Sanader's reasons for stepping down

One and a half day after Croatian prime minister Sanader resigned we know as little about his reason as at the very beginning. Croatian society is taken hostage by Sanader's refusal to say why he stepped down. He said it was for "personal reasons", but immediately added that "thank God" he is not ill. So what is he? Tired? I guess so. But name me one prime minister or president who is not tired. Maybe he was politically worn out. Although he claimed to have achieved everything he wanted to achieve, the truth is that he leaves Croatia behind in a state of despair and in need of repair.
It was great that George Bush came to Zagreb and spoke warm words about the wonderful relationship between Croatia and the United States. It was heartwarming to see Sanader being greeted by his European colleagues in Brussels. It gave the impression that he was one of them, a member of the club. But in the end he isn't. Despite all the hot air about the leading role of Croatia in the region, tiny Slovenia has blocked Croatia's path to EU membership, for six months now. And the end is not in sight. Big dreams - and all dashed by a country the size of Latvia.
If Sanader had remained premier, Croatia would have held scheduled parliamentary elections (2011) as a non-member of the EU. Maybe Sanader could not stand this shame. Despite years of bragging and boasting about Croatia's progress and how important the EU is to Croatia (he wanted me to believe that Croatia is also very important for the EU), Croatia is nowhere. The budget deficit is gigantic, the economy half socialist, hidden unemployment enormous, corruption seems ineradicable.
A surprised journalist asked yesterday why he is leaving, after she (and none of us) understood what "personal reasons" he had. "I explained why," he answered arrogantly, "and I am not going to argue with you." That was it. He thanked the press for their cooperation (irony, if you ask me) and left.
In which country is this possible? Even Fidel Castro admitted he was too ill to lead Cuba. And Kim Jung Il pretends he is still in power, although he is virtually dead.
Meanwhile, everybody says everybody is speculating. But I am honestly surprised that so few realistic reasons were suggested. Croats love conspiracy theories, but Sanader's decision took everybody by surprise. No one has a clue.

5 reacties:

Anonymous said...

why did he step down? let's just say he'll probably be sittin' pretty in south america soon enough.

economic catastrophe is on the way. i am so sad for croatia. really, this is terrible.

this and what's going on in bosnia, look for some major instability their over the next several years.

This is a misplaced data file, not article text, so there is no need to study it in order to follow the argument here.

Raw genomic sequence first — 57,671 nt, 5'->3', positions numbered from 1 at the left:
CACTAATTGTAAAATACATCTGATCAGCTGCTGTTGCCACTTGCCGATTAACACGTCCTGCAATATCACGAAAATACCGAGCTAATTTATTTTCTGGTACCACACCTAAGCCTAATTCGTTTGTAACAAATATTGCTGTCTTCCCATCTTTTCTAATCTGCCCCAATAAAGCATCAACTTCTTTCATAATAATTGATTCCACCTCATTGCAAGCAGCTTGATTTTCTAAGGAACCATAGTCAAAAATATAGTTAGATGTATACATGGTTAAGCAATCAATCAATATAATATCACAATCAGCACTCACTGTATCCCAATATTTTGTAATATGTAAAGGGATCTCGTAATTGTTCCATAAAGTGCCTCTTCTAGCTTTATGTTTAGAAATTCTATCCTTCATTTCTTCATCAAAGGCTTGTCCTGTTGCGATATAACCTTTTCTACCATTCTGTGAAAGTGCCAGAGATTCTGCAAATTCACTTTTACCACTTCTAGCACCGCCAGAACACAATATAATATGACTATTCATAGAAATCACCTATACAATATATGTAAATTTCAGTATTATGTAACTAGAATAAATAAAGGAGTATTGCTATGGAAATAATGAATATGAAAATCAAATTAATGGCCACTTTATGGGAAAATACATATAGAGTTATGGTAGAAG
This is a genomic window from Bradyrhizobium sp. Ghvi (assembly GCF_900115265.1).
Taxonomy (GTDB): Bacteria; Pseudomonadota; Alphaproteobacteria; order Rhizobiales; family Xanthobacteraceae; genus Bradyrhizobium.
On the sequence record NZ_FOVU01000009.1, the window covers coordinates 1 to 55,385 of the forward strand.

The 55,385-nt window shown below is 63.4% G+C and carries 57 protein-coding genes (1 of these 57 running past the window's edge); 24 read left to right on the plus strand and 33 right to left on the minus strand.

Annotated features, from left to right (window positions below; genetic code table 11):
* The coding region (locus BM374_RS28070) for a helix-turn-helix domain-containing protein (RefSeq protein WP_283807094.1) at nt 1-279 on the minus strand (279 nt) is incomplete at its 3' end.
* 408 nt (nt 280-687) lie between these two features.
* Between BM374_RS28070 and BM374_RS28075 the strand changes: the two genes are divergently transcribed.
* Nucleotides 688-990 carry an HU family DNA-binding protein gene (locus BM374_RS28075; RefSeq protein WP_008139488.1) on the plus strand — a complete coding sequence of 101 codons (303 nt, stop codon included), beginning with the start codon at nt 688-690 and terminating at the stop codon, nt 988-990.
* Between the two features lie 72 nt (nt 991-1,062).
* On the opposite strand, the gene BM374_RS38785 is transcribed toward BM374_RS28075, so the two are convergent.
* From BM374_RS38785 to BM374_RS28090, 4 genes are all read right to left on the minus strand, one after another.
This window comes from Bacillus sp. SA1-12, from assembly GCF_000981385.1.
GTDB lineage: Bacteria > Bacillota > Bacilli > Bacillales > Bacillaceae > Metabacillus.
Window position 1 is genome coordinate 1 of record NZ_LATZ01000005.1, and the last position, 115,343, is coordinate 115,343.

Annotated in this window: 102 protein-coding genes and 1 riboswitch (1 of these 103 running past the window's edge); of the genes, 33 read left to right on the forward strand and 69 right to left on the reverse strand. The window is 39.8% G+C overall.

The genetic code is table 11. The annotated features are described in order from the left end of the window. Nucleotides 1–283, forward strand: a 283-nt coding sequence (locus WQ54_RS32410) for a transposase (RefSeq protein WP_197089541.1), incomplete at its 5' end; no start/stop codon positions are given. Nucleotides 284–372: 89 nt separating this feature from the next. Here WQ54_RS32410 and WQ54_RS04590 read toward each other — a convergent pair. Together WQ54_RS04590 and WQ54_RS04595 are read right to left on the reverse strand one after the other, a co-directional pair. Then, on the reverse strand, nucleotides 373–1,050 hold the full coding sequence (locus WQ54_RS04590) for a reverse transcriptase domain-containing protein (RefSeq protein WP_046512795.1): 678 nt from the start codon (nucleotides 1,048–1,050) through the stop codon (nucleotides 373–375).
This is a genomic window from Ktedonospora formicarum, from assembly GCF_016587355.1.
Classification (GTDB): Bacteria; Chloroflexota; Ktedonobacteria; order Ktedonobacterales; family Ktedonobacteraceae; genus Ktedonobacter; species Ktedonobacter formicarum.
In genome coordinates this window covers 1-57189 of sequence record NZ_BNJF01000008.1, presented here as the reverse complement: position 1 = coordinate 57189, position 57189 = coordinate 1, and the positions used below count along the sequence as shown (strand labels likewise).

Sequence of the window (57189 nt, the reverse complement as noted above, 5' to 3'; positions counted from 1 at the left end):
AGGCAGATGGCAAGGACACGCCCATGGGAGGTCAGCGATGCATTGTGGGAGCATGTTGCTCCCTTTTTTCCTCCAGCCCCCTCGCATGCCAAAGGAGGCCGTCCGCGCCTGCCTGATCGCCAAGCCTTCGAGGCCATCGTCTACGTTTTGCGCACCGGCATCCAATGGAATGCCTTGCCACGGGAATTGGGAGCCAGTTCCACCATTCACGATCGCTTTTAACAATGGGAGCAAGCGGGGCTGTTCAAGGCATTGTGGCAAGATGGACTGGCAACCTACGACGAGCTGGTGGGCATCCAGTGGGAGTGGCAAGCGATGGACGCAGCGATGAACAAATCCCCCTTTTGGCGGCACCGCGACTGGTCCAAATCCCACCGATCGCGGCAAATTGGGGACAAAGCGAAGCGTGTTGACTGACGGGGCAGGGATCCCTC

i hope people in croatia actually start believing they have some power and do something about all this instead of sipping coffee or beer and watching big brother. it's time to clean up, yesterday. and if not now, another round of tragedy to come. :'(

Anonymous said...

why did he step down? let's just say he'll probably be sittin' pretty in south america soon enough.

economic catastrophe is on the way. i am so sad for croatia. really, this is terrible.

this and what's going on in bosnia, look for some major instability their over the next several years.

i hope people in croatia actually start believing they have some power and do something about all this instead of sipping coffee or beer and watching big brother. it's time to clean up, yesterday. and if not now, another round of tragedy to come. :'(

Jane Cody said...

Hi Boris

Personally good but generally depressing to see another blogger as confused as me on this! Think/hope that Croatians will be pressing hard for a better explanation and deserve to get one. Then hopefully the event will sit better with the rest of the world though we're all in deep disarray at the moment!

Jane
www.croatiaonline.blogspot.com

Boris Levalle said...

I am still confused; time for a vacation break :-) One explanation I heard is that Sanader wanted to shock Europe with his resignation, as to show how deeply hurt the Croatian nation is by the Slovenian blockade. I can understand his frustration, but to think that he can shock Europe shows that he grossly overestimated his own position in Europe. I honestly think most European leaders do not care if Sanader or Kosor or who else is at the helm in Croatia.
I'll be back in two weeks from now...

Meryam said...

A month later.. Croatia has given in to Slovenia. Wise, I think, because membership of the EU is more important than a small bay. It's rather naive to think that Europe would be shocked by S's resignation: in Holland was a small article in the papers, that's all. Hardly anyone knows.
I think Croatia gets a rough treatment by the EU as a signal/lesson to Turkey : we have our conditions! and we stick to it.